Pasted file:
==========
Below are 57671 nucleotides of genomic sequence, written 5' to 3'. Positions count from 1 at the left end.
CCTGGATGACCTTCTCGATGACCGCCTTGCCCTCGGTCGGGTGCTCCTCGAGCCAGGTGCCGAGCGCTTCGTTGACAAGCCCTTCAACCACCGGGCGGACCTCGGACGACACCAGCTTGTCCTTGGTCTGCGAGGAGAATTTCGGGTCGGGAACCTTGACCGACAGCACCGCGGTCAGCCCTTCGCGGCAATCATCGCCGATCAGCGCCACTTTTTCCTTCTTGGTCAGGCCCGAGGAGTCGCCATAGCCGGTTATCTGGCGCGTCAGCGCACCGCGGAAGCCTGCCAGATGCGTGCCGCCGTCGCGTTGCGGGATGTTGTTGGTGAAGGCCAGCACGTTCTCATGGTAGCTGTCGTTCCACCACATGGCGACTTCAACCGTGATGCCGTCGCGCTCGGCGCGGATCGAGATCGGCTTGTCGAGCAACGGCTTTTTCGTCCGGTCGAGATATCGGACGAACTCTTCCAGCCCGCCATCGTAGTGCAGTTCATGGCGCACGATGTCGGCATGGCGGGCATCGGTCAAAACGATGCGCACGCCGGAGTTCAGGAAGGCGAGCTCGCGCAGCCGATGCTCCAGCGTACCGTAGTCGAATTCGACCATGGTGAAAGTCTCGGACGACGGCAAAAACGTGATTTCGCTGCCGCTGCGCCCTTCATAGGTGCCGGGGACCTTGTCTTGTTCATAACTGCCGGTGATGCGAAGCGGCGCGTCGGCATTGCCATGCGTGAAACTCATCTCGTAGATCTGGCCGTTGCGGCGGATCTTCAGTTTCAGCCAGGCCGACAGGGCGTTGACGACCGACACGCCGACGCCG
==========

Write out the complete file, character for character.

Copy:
Below are 57671 nucleotides of genomic sequence, written 5' to 3'. Positions count from 1 at the left end.
CCTGGATGACCTTCTCGATGACCGCCTTGCCCTCGGTCGGGTGCTCCTCGAGCCAGGTGCCGAGCGCTTCGTTGACAAGCCCTTCAACCACCGGGCGGACCTCGGACGACACCAGCTTGTCCTTGGTCTGCGAGGAGAATTTCGGGTCGGGAACCTTGACCGACAGCACCGCGGTCAGCCCTTCGCGGCAATCATCGCCGATCAGCGCCACTTTTTCCTTCTTGGTCAGGCCCGAGGAGTCGCCATAGCCGGTTATCTGGCGCGTCAGCGCACCGCGGAAGCCTGCCAGATGCGTGCCGCCGTCGCGTTGCGGGATGTTGTTGGTGAAGGCCAGCACGTTCTCATGGTAGCTGTCGTTCCACCACATGGCGACTTCAACCGTGATGCCGTCGCGCTCGGCGCGGATCGAGATCGGCTTGTCGAGCAACGGCTTTTTCGTCCGGTCGAGATATCGGACGAACTCTTCCAGCCCGCCATCGTAGTGCAGTTCATGGCGCACGATGTCGGCATGGCGGGCATCGGTCAAAACGATGCGCACGCCGGAGTTCAGGAAGGCGAGCTCGCGCAGCCGATGCTCCAGCGTACCGTAGTCGAATTCGACCATGGTGAAAGTCTCGGACGACGGCAAAAACGTGATTTCGCTGCCGCTGCGCCCTTCATAGGTGCCGGGGACCTTGTCTTGTTCATAACTGCCGGTGATGCGAAGCGGCGCGTCGGCATTGCCATGCGTGAAACTCATCTCGTAGATCTGGCCGTTGCGGCGGATCTTCAGTTTCAGCCAGGCCGACAGGGCGTTGACGACCGACACGCCGACGCCG